How old is the germ theory of disease?

I’ve recently returned from a trip to Colombia which finished in the Caribbean port of Cartagena. Since my return, I’ve started to read the classic novel by Colombian Nobel prize winning author Gabriel García Márquez “Love In The Time Of Cholera”.

Although the novel does not specifically identify the location of the story, it is very clear that the fictional city is based on Cartagena. The period of the narrative is not spelt out exactly either but is roughly 1880-1930.

Reference is made in the book to the first outbreak of cholera in the city which probably killed around one third of the population. The date was 1849. This made we wonder when the germ theory of disease – which was not applied in this outbreak – was known.

Checking on the relevant Wikipedia page, I was surprised to find how old the theory is and how long it took to be generally accepted:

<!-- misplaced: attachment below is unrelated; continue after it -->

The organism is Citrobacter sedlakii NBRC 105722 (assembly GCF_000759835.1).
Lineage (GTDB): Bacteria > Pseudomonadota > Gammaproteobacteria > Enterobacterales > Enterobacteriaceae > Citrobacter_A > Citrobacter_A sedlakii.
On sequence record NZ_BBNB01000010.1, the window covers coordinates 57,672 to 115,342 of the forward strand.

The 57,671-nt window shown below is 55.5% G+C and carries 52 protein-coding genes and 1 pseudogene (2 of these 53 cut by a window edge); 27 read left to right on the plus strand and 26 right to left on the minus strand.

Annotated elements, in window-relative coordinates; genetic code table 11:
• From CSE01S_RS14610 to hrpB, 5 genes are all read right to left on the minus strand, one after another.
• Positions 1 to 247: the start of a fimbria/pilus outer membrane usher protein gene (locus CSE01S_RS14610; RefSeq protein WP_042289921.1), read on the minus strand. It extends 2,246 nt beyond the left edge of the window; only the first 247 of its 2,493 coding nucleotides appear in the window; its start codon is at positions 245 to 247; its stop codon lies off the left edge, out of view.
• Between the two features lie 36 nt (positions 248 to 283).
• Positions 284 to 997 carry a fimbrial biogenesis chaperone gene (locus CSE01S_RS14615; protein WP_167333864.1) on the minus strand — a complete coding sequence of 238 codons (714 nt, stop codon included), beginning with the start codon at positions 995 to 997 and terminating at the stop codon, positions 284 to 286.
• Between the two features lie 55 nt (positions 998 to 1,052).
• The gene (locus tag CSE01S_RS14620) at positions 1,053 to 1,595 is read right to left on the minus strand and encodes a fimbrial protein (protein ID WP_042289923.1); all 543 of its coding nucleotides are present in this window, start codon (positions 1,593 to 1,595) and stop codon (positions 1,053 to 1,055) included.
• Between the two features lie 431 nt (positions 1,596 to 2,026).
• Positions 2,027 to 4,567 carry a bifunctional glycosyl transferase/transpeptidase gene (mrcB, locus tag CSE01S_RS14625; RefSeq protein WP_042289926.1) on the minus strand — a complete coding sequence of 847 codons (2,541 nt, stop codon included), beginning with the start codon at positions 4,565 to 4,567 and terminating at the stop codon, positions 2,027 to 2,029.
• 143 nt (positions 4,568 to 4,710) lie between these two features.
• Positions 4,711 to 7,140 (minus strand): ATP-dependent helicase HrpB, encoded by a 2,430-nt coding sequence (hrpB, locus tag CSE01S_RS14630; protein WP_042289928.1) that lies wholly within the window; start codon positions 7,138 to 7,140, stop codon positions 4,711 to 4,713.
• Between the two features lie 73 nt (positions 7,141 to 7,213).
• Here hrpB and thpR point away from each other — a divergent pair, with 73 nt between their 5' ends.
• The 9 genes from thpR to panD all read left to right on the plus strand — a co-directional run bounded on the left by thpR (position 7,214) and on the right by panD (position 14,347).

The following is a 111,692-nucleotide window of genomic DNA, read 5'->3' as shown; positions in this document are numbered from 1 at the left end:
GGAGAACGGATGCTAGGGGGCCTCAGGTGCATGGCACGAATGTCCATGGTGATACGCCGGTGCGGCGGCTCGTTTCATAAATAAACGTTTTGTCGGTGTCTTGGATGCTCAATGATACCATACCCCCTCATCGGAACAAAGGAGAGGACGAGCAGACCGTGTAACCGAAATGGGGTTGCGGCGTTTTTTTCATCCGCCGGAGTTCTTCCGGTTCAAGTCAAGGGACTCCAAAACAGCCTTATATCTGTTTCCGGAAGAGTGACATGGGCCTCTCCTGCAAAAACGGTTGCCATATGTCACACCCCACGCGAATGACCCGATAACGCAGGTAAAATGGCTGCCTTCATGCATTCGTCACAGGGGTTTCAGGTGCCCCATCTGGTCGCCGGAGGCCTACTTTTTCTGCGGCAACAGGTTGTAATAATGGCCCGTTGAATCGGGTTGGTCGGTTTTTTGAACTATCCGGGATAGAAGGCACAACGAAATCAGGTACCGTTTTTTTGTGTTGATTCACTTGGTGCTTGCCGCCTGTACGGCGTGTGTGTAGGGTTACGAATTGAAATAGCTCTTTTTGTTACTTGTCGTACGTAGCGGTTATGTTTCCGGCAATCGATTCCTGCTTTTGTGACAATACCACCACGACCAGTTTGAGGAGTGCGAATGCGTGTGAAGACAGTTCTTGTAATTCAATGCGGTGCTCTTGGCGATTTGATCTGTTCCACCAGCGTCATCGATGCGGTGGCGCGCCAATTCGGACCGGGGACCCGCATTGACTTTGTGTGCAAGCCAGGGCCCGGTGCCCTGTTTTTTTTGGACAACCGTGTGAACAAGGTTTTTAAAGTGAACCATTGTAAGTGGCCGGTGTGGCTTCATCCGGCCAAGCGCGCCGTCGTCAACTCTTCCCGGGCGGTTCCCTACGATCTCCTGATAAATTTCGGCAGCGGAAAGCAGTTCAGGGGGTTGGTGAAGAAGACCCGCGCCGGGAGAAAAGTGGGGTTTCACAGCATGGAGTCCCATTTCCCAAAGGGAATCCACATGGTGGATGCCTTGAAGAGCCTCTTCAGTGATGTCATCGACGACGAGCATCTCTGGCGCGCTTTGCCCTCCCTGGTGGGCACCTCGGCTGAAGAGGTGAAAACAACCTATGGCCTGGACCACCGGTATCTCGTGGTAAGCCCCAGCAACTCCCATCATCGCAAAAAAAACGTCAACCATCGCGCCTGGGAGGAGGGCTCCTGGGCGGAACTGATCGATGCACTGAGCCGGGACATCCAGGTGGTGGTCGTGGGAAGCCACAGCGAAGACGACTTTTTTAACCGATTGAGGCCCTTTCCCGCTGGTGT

“The germ theory was proposed by Girolamo Fracastoro in 1546, and expanded upon by Marcus von Plenciz in 1762. Such views were held in disdain, however, and Galen’s miasma theoryremained dominant among scientists and doctors. The nature of this doctrine prevented them from understanding how diseases actually progressed, with predictable consequences.

By the early nineteenth century, smallpox vaccination was commonplace in Europe, though doctors were unaware of how it worked or how to extend the principle to other diseases. Similar treatments had been prevalent in India from just before AD 1000.[2] [N 1] A transitional period began in the late 1850s with the work of Louis Pasteur. This work was later extended by Robert Koch in the 1880s.

By the end of the 1880s the miasma theory was struggling to compete with the germ theory of disease. Eventually, a “golden era” of bacteriology ensued, during which the theory quickly led to the identification of the actual organisms that cause many diseases.’


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